Editor's Message: It’s Time to Change the Mindset of an Industry

Author: Brian Taylor, Au.D.

In 2001, the Committee on Quality of Health Care in America, a multidisciplinary group created by the Institute of Medicine (IOM) released, Crossing the Quality Chasm: A New Health System for the 21st Century. Many of the report’s key terms—“evidence-based,” “patient-centered,” “transparent” are now the language commonly used to talk about healthcare quality. These terms have even found their way into Audiology circles.

Crossing the Quality Chasm—and of its companion report, the landmark To Err is Human: Building a Safer Health System, released two years earlier by IOM— combined to change the mindset of an industry, according to health care policy experts. In many ways, health care is still feeling the effects of these reports issued almost 15 years ago.

On June 2, IOM, now known as the National Academy of Sciences (NAS), released another potential landmark report compiled by a multidisciplinary group of 17 experts, Hearing Health Care for Adults: Priorities for Improving Access and Affordability. Will this new report send a seismic jolt through Audiology like those previous reports did to the entire health care industry? Only time will tell, but considering the abundance of evidence uncovering another chasm – the unmet need of individuals with hearing loss of adult onset, driven by affordability and accessibility issues – it is likely we will be feeling the aftershocks of the 400-page NAS report for years.

Considering demand for hearing services, due to the aging Baby-boomer population, is likely to increase by upwards of 50% over the next decade, forward thinking, entrepreneurial audiologists are poised to redefine the profession of audiology, using the NAS report as a template. This issue of Audiology Practices, which offers ideas on the clinical implementation of PSAPs, is but one tiny step in the journey toward redefining hearing health care.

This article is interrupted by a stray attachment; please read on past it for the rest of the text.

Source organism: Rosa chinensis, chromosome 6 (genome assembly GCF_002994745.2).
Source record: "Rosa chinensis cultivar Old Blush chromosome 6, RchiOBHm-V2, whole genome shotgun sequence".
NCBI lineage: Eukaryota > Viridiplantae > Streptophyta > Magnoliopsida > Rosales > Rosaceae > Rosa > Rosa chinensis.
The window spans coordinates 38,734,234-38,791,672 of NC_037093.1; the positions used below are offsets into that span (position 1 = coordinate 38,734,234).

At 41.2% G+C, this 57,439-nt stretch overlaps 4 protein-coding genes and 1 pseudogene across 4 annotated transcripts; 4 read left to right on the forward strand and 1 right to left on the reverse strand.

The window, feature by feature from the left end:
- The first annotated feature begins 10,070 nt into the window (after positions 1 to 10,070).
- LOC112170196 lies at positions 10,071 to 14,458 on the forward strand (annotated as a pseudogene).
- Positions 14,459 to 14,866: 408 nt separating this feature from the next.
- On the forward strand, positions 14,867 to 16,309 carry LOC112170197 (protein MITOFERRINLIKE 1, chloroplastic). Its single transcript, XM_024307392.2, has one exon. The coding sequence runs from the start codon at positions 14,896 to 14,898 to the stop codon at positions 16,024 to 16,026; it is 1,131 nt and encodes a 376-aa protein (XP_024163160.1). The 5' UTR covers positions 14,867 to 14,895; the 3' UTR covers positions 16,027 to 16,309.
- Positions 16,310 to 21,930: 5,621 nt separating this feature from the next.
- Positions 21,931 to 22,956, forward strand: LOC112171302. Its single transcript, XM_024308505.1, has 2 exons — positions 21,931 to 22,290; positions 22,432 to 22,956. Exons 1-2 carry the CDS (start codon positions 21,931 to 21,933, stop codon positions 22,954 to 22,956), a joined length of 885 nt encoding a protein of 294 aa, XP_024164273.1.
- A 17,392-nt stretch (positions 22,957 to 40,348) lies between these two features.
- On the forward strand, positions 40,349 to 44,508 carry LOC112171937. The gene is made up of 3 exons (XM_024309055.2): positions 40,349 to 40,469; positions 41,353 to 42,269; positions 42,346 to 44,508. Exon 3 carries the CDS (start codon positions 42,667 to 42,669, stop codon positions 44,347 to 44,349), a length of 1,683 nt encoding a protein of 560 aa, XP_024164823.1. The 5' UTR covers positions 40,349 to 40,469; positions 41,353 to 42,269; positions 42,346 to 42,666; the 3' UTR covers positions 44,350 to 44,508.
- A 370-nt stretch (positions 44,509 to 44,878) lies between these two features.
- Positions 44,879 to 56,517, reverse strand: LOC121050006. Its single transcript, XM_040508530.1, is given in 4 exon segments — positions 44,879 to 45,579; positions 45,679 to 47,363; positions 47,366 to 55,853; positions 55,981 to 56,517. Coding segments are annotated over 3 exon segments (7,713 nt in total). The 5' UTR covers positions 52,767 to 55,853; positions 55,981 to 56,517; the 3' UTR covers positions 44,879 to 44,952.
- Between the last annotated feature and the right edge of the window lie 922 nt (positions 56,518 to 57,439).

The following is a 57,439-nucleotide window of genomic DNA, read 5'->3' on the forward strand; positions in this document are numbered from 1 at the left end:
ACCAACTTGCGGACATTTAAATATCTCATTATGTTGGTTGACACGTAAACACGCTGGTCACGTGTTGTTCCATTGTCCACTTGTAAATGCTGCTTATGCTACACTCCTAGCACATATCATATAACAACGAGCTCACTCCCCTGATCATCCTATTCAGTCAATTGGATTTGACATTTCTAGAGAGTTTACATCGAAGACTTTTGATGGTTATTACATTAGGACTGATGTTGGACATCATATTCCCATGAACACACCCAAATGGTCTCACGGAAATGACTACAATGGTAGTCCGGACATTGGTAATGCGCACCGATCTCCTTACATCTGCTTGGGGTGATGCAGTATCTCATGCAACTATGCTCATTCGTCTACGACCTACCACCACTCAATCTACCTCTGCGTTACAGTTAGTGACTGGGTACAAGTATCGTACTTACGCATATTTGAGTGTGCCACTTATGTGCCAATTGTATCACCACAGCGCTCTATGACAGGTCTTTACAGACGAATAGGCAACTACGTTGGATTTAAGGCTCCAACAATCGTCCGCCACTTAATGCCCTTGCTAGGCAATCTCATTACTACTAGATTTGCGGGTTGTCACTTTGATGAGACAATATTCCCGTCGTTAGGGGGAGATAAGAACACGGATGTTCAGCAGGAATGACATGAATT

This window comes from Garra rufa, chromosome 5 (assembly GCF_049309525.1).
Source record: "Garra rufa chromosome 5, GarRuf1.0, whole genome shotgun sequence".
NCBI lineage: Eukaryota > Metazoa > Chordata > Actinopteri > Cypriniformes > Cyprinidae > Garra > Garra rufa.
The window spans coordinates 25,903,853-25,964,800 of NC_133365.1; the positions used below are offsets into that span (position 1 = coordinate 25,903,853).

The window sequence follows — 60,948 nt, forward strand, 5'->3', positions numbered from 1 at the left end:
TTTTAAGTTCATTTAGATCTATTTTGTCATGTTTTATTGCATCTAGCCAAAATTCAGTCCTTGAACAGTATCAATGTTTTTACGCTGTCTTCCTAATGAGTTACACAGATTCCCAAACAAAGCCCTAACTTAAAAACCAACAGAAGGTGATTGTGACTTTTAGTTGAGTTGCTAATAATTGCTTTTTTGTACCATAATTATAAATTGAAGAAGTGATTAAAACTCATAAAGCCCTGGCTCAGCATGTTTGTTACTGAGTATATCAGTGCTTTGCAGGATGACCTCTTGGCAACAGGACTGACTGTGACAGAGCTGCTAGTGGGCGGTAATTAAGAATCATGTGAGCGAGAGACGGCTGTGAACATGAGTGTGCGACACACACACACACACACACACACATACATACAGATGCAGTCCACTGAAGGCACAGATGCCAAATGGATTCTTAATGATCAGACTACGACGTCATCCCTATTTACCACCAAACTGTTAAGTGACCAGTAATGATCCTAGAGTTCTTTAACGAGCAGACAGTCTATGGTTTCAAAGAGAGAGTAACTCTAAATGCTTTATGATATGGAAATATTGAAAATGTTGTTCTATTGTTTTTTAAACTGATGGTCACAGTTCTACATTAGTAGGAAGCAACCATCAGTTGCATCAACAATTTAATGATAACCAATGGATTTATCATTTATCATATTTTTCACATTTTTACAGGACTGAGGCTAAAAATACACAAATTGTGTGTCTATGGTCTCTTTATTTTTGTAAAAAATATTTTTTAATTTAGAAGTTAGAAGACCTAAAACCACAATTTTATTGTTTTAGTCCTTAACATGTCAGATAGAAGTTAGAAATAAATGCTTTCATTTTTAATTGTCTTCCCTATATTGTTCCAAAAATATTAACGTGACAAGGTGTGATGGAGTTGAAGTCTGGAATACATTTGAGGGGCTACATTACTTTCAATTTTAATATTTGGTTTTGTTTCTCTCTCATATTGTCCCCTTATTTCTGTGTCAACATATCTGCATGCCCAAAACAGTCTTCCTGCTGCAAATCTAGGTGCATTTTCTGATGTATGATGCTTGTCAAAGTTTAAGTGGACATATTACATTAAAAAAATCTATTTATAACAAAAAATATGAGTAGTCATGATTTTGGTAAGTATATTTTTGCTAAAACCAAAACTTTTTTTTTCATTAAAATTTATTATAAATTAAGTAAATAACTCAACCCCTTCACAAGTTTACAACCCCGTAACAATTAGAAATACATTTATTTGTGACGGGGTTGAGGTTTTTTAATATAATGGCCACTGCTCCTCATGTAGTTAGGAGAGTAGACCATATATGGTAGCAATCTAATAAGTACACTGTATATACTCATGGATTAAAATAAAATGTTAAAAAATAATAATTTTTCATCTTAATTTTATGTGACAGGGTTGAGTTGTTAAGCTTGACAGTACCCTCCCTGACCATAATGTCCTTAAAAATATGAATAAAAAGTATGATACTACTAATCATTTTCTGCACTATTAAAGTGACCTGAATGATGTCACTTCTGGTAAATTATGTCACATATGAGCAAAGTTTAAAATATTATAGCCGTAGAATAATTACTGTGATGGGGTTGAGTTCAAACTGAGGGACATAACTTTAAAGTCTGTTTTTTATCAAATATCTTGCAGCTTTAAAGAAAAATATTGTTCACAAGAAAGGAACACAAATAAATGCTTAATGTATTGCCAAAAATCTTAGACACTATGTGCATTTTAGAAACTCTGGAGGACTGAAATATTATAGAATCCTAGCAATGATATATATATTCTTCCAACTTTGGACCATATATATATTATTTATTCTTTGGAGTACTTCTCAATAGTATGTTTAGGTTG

This journey starts with our ability to provide services to a wider range of people with hearing difficulties. Historically, audiologists have delivered care to individuals suffering from the latter stages of sensorineural hearing loss. Often over the age of 75, these patients usually have complex losses requiring multiple appointments for counseling and adjustments to their hearing aids. Compare the two My Story articles in this issue – one from a long-standing patient with complex loss with a consumer who doesn’t believe he has a hearing loss – to appreciate the opportunity audiologists have to reach more people by creating innovative delivery models perhaps involving PSAPs and other hearables.

New approaches to delivering care to people who don’t view themselves as having a hearing problem is one facet of how we can put the new NAS guidelines into practice. Other exciting opportunities on the horizon include the use of community health workers to reach more people plagued by hearing loss, partnering with physicians and public health officials to prevent hearing loss from worsening other medical conditions, like depression and dementia, improving the quality of outcomes associated with hearing health care, providing only evidence-based interventions (this will require us to measure outcomes with validated self-reports and support independent research initiatives), and offering a wider range of treatment solutions. The practice of audiology, as we move into the third decade of the 21st century, like life, is a journey not a destination. This issue contains a few of the steps.